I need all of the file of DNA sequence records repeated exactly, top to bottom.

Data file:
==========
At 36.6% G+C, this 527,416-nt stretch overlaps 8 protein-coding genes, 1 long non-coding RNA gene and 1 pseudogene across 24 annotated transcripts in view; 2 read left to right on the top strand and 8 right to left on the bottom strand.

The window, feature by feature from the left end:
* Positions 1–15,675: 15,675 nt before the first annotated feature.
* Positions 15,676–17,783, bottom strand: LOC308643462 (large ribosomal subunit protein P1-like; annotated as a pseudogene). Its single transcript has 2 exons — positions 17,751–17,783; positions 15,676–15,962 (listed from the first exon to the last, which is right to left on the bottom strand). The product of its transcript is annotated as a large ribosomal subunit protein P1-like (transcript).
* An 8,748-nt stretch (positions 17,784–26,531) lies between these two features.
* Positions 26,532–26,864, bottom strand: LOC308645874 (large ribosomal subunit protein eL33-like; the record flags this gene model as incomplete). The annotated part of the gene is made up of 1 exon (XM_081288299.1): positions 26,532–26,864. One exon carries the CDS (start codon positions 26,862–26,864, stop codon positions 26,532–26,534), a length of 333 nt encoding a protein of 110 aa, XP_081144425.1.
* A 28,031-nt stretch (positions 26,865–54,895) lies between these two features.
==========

At 36.6% G+C, this 527,416-nt stretch overlaps 8 protein-coding genes, 1 long non-coding RNA gene and 1 pseudogene across 24 annotated transcripts in view; 2 read left to right on the top strand and 8 right to left on the bottom strand.

The window, feature by feature from the left end:
* Positions 1–15,675: 15,675 nt before the first annotated feature.
* Positions 15,676–17,783, bottom strand: LOC308643462 (large ribosomal subunit protein P1-like; annotated as a pseudogene). Its single transcript has 2 exons — positions 17,751–17,783; positions 15,676–15,962 (listed from the first exon to the last, which is right to left on the bottom strand). The product of its transcript is annotated as a large ribosomal subunit protein P1-like (transcript).
* An 8,748-nt stretch (positions 17,784–26,531) lies between these two features.
* Positions 26,532–26,864, bottom strand: LOC308645874 (large ribosomal subunit protein eL33-like; the record flags this gene model as incomplete). The annotated part of the gene is made up of 1 exon (XM_081288299.1): positions 26,532–26,864. One exon carries the CDS (start codon positions 26,862–26,864, stop codon positions 26,532–26,534), a length of 333 nt encoding a protein of 110 aa, XP_081144425.1.
* A 28,031-nt stretch (positions 26,865–54,895) lies between these two features.